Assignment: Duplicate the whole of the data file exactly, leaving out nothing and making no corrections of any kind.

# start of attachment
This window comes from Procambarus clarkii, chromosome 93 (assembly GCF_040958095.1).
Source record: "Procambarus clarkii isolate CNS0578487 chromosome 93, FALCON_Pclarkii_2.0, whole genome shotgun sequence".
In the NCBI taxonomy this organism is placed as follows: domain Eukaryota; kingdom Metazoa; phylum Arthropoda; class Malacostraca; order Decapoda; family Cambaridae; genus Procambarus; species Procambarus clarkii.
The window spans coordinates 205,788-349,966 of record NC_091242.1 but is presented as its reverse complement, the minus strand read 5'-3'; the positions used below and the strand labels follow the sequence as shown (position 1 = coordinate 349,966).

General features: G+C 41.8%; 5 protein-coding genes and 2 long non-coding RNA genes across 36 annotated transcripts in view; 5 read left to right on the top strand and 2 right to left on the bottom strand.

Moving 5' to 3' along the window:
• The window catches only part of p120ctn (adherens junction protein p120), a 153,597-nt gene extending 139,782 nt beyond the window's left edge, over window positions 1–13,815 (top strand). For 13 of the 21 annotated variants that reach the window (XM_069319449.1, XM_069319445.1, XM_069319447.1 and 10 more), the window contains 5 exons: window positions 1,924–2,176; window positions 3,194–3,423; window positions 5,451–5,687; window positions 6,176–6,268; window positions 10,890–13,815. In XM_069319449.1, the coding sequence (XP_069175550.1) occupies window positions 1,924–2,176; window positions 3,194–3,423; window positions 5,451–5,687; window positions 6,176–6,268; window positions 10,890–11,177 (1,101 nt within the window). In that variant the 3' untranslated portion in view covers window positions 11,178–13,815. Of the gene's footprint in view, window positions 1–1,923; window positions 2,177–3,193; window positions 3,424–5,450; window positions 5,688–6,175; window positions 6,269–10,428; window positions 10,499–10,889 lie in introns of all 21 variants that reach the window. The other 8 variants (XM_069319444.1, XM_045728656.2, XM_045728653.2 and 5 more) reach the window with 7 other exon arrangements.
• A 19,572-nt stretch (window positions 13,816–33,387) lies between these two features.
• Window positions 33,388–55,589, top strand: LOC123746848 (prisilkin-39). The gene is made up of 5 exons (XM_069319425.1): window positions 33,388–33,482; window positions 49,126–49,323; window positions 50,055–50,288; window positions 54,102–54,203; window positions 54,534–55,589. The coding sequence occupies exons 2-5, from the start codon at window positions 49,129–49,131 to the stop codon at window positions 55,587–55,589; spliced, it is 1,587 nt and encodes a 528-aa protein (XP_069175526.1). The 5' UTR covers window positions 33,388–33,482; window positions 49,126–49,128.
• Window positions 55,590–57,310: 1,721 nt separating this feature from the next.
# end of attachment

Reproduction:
This window comes from Procambarus clarkii, chromosome 93 (assembly GCF_040958095.1).
Source record: "Procambarus clarkii isolate CNS0578487 chromosome 93, FALCON_Pclarkii_2.0, whole genome shotgun sequence".
In the NCBI taxonomy this organism is placed as follows: domain Eukaryota; kingdom Metazoa; phylum Arthropoda; class Malacostraca; order Decapoda; family Cambaridae; genus Procambarus; species Procambarus clarkii.
The window spans coordinates 205,788-349,966 of record NC_091242.1 but is presented as its reverse complement, the minus strand read 5'-3'; the positions used below and the strand labels follow the sequence as shown (position 1 = coordinate 349,966).

General features: G+C 41.8%; 5 protein-coding genes and 2 long non-coding RNA genes across 36 annotated transcripts in view; 5 read left to right on the top strand and 2 right to left on the bottom strand.

Moving 5' to 3' along the window:
• The window catches only part of p120ctn (adherens junction protein p120), a 153,597-nt gene extending 139,782 nt beyond the window's left edge, over window positions 1–13,815 (top strand). For 13 of the 21 annotated variants that reach the window (XM_069319449.1, XM_069319445.1, XM_069319447.1 and 10 more), the window contains 5 exons: window positions 1,924–2,176; window positions 3,194–3,423; window positions 5,451–5,687; window positions 6,176–6,268; window positions 10,890–13,815. In XM_069319449.1, the coding sequence (XP_069175550.1) occupies window positions 1,924–2,176; window positions 3,194–3,423; window positions 5,451–5,687; window positions 6,176–6,268; window positions 10,890–11,177 (1,101 nt within the window). In that variant the 3' untranslated portion in view covers window positions 11,178–13,815. Of the gene's footprint in view, window positions 1–1,923; window positions 2,177–3,193; window positions 3,424–5,450; window positions 5,688–6,175; window positions 6,269–10,428; window positions 10,499–10,889 lie in introns of all 21 variants that reach the window. The other 8 variants (XM_069319444.1, XM_045728656.2, XM_045728653.2 and 5 more) reach the window with 7 other exon arrangements.
• A 19,572-nt stretch (window positions 13,816–33,387) lies between these two features.
• Window positions 33,388–55,589, top strand: LOC123746848 (prisilkin-39). The gene is made up of 5 exons (XM_069319425.1): window positions 33,388–33,482; window positions 49,126–49,323; window positions 50,055–50,288; window positions 54,102–54,203; window positions 54,534–55,589. The coding sequence occupies exons 2-5, from the start codon at window positions 49,129–49,131 to the stop codon at window positions 55,587–55,589; spliced, it is 1,587 nt and encodes a 528-aa protein (XP_069175526.1). The 5' UTR covers window positions 33,388–33,482; window positions 49,126–49,128.
• Window positions 55,590–57,310: 1,721 nt separating this feature from the next.